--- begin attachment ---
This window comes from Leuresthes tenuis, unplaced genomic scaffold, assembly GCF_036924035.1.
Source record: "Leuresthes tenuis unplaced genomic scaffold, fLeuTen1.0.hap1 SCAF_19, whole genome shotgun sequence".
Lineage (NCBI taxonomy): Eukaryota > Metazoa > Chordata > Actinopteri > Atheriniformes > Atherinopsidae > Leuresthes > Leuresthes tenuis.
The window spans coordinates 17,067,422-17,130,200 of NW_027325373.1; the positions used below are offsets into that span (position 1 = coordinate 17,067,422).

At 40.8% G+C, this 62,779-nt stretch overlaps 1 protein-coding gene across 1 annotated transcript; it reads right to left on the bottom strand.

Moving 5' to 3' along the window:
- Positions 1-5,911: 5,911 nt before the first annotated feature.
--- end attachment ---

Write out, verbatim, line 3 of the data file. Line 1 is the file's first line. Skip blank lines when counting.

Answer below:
Lineage (NCBI taxonomy): Eukaryota > Metazoa > Chordata > Actinopteri > Atheriniformes > Atherinopsidae > Leuresthes > Leuresthes tenuis.